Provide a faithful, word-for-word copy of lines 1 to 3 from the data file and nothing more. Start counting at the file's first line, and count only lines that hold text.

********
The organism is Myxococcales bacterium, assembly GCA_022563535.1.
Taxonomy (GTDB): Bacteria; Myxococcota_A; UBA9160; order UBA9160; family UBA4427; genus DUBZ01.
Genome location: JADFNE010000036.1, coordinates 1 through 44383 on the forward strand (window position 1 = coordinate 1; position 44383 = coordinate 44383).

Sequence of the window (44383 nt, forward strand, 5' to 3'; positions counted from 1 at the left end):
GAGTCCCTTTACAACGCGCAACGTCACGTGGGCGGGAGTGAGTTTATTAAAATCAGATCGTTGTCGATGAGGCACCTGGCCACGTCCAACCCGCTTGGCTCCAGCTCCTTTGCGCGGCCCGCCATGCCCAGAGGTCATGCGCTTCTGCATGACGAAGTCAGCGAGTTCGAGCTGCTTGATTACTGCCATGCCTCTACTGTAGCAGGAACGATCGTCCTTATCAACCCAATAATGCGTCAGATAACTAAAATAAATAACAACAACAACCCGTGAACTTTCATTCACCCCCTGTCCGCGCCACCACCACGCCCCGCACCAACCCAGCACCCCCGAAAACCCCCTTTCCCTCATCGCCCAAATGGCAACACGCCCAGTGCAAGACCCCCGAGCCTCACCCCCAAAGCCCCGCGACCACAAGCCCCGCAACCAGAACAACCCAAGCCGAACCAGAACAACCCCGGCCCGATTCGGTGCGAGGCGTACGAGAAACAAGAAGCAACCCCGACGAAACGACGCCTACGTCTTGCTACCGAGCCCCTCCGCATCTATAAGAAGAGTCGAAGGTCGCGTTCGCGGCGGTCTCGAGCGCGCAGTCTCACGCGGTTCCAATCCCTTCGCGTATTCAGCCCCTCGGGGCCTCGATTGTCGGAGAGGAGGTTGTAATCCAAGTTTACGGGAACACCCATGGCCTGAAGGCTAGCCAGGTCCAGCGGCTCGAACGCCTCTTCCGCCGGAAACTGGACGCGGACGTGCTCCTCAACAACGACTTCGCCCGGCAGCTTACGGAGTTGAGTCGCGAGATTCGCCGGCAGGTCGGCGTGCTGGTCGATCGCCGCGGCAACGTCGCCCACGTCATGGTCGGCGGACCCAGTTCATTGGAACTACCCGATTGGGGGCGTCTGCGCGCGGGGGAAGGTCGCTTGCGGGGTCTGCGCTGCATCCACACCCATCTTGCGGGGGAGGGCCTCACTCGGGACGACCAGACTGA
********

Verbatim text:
The organism is Myxococcales bacterium, assembly GCA_022563535.1.
Taxonomy (GTDB): Bacteria; Myxococcota_A; UBA9160; order UBA9160; family UBA4427; genus DUBZ01.
Genome location: JADFNE010000036.1, coordinates 1 through 44383 on the forward strand (window position 1 = coordinate 1; position 44383 = coordinate 44383).